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Guantanamo: Biden rejects using torture-obtained testimony in trial of Saudi prisoner

Justice Department rejects interpretation that lawyers could sometimes use statements obtained through torture
The Biden administration has stated its goal is to close the prison at Guantanamo Bay.
The Biden administration has stated its goal is to close the prison at Guantanamo Bay (AFP/File photo)
By MEE staff in Washington

The Biden administration has said it will no longer cite a Saudi prisoner's statements obtained through torture in his death-penalty case currently being pursued by a military commission at Guantanamo Bay.

In a 37-page filing submitted on Monday in the US Court of Appeals for the District of Columbia Circuit, the Justice Department said the law governing military commission trials at Guantanamo Bay "prohibits the admission of statements obtained through torture or cruel, inhuman, or degrading treatment at all phases of a military commission".

It is a reversal from the position of the former chief prosecutor of military commissions, Brigadier General Mark Martins, who argued last year that such evidence could be used in pretrial proceedings before a jury was chosen. Martins left the job last September over disagreements with the Biden administration.

The individual at the centre of the case is Abd al-Rahim al-Nashiri, a Saudi man who is one of the "high-value detainees" identified by the US government.

He is accused of plotting al-Qaeda's suicide bombing of the US Navy destroyer Cole off the coast of Yemen in 2000, which killed 17 US servicemen.

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'There is no question that the government's decision to subject petitioner to enhanced interrogation techniques has created ... difficult issues'

- US Justice Department

Nashiri was captured two years later and spent four years in CIA custody, where he was subjected to waterboarding, isolation, sleep deprivation and mock executions. For a decade, his case has been bogged down in pretrial proceedings as the court tries to deal with the legacy of the torture.

The challenge over the use of torture-linked evidence arose out of a classified government filing, where prosecutors quoted a statement Nashiri made during a particularly brutal CIA interrogation in order to end his defence team's quest for information about a 2015 drone strike in Syria that killed Mohsen al-Fadhli, a senior al-Qaeda figure.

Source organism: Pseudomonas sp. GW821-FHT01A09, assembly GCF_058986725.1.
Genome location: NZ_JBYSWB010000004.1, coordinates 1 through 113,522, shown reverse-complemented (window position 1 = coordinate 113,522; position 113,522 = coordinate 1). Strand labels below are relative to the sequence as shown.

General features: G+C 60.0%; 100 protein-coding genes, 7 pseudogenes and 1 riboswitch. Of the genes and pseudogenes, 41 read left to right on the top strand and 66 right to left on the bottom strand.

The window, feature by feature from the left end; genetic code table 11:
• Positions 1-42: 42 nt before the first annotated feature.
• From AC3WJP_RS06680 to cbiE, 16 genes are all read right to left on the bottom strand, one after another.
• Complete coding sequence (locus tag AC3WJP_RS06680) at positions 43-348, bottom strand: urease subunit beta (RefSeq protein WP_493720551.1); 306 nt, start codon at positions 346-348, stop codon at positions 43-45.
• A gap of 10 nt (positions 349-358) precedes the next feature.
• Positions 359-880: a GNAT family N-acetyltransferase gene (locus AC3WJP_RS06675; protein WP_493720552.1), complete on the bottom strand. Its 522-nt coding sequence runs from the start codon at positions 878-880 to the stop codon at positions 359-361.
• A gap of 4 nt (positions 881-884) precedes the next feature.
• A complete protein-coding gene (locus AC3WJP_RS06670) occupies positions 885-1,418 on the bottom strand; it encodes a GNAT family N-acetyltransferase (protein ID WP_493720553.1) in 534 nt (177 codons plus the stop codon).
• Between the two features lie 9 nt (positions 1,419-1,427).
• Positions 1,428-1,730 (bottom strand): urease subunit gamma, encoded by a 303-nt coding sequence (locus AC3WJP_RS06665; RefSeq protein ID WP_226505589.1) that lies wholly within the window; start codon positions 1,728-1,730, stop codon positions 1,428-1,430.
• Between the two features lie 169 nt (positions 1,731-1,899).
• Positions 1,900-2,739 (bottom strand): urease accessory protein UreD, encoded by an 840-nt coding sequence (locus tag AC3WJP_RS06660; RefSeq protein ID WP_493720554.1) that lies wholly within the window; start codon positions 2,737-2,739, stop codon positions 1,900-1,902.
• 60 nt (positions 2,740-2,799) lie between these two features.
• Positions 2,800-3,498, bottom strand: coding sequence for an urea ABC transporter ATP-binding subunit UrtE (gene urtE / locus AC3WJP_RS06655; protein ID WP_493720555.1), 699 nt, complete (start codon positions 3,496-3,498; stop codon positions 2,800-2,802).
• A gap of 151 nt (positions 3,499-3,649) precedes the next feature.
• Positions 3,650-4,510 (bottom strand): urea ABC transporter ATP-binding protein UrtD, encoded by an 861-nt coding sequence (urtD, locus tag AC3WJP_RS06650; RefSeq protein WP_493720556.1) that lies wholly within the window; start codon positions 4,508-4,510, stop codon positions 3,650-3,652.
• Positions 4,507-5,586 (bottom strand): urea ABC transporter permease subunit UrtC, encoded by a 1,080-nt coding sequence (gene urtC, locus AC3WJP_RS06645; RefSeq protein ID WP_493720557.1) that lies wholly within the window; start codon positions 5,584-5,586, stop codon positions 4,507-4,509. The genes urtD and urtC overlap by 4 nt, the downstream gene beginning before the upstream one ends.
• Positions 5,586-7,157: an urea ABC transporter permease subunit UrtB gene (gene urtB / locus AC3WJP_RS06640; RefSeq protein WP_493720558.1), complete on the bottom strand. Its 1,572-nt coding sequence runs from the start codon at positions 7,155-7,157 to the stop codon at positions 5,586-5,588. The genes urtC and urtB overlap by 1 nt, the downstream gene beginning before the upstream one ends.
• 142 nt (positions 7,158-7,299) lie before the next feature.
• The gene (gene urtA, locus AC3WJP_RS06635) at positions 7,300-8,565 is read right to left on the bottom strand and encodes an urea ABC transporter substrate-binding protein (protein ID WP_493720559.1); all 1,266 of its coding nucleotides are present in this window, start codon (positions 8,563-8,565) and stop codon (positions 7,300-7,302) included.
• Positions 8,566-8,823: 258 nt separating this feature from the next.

Nashiri's lawyers were exploring a possible defence argument that the US had already killed the more senior plotters of the Cole attack. The prosecutors urged the judge to reject that argument, citing that Nashiri had told CIA agents that Fadhli had not been involved in the 2000 attack.

While his lawyers said the law prohibited the use of Nashiri's statement, as it was obtained through torture, the military judge ruled that there was an exception for the period of pretrial proceedings.

The case has been seen as a test of how civilian courts viewed the limits on the use of evidence derived through torture at the military commissions.

"There is no question that the government's decision to subject petitioner to enhanced interrogation techniques has created, and will continue to create, difficult issues related to discovery, admissibility of evidence, and other challenges petitioner may raise," the government's brief said.

The brief was first reported by The New York Times.

Leaving the door open

The government's filing, however, did not end the possibility that another US administration could interpret the law differently, and try to use evidence obtained through torture.

"If a dispute arises regarding any past orders or any future attempt to admit such statements, the issue should be adjudicated in the first instance, in its specific concrete context, in the military courts below," the brief said.

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Defence lawyers in the case said they were troubled by the filing's language which leaves the door open for a future administration to reverse course given the longevity of the proceedings, which are now in their fourth US administration.

"It is a cause for concern," Michel Paradis, an appellate lawyer for Nashiri, told The New York Times. "The Trump administration took a very different view of torture than the Biden administration does. And this pleading leaves open the discretion to change their position."

Paradis also issued concern at the government's disclosure in the filing that a war court prosecutor, in a review of 100,000 pages of secret filings, discovered another statement by Nashiri, obtained at a CIA black site, that was invoked by prosecutors.

Many legal experts have said that the military commissions process at Guantanamo Bay have been an "abject failure", and have called on the US to put an end to the proceedings.

"It's time to actually just acknowledge that the experiment has been a predictable failure and to put an end to the commissions," a Senate Democratic aide previously told Middle East Eye.

The Biden administration has repeatedly stated it aims to close the prison. So far under Biden, only one prisoner has been transferred back to his home country of Morocco. While 39 detainees remain, 18 have been cleared for transfer.

Experts have criticised Biden for not doing enough to close the detention centre, saying he has all the tools at his disposal to do so.

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